Q: (Giles Richards – The Guardian) You were talking about the younger generation earlier. In terms of encouraging a new generation to get into Formula One, do you think attending events such as the demo is absolutely key to bringing a new generation of fans to the sport?

RG: It definitely helps. It’s not easy to afford to come to a grand prix, when you’re a dad with two kids for example. So yeah, events like this, where you get to see the cars… I fell in love with motorsport when I was going to see my dad racing in Formula 3. When I saw those cars going around I said: “I want to do that when I’m big”. That’s a key element. I think there are more, clearly getting the passion when you are a kid, you dream about things and it’s just make the kids dream that they can do it and they get the feel of what is Formula One and they will join as big fans.

VB: I think definitely events like this will motivate a lot of young kids. I think it is important for many kids to have opportunities to see F1 live at least once in their childhood. I don’t think it is the only way to get people excited. Personally for me it was enough that I was just doing go-karts. I was watching all the races on TV and I was playing Formula One games. Actually the first time I saw a Formula One car live was 2010 I think. But I was obviously quite keen much, much before that.

JP: I don’t think it is the only way but I think it is a big contributor. It’s great for people to be up close and see the cars in action. I think for a lot of people in London they hadn’t had that experience before especially to be three metres from the track and then of course to see the stars as well. It’s all about the cars going quick and making some noise and then the stars driving them as well. When I was young, seeing the cars in action – OK it was at Silverstone and not in London – but I was like “wow, this is pretty cool”, so for most people it’s a great incentive.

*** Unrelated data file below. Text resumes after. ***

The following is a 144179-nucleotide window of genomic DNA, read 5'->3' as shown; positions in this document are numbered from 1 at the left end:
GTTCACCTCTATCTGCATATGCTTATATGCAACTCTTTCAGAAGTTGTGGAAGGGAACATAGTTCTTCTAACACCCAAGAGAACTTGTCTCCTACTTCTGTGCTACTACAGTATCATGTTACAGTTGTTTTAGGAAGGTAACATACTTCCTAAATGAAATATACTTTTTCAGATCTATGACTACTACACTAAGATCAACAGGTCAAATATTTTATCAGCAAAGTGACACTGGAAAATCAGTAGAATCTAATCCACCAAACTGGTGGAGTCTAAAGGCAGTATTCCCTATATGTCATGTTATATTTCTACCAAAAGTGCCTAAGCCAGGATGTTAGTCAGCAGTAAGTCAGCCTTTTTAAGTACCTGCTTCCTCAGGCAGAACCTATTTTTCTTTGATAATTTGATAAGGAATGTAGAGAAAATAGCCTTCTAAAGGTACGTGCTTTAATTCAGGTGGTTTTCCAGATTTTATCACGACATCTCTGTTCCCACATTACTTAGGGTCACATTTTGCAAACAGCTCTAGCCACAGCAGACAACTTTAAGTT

LS: Yeah, I think every opportunity to get close to some Formula One cars is great – races, hopefully more F1 Lives to come, it’s always great to see some cars.

Q: How old were you when you first saw a Formula One car?

LS: I was young. I was probably four or five when I went to the Montreal grand prix for the first time.

Q: (Steven Camp – Paddock Magazine) With Silverstone being one of the fastest tracks on the calendar and the upped pace in performance from the 2017 cars, do any of you think you can take Copse flat out?

VB: Well, it’s always from simulations and driving the simulator and stuff it’s difficult to say for sure, but it could well be, at least with the low fuel. We will see on Saturday at the latest. But it is going to be a lot of fun with these new cars. It’s been anyway in the past years a great circuit, being in the car, driving a Formula One car around here. But I’m really looking forward to this one, it’s going to be really cool.

Q: If it was, what speed and what gear would it be?

VB: It could be eighth or seventh gear. I don’t know about the speed.

RG: That could be the limitation, because if we go in in eighth, the exit might be a bit tricky.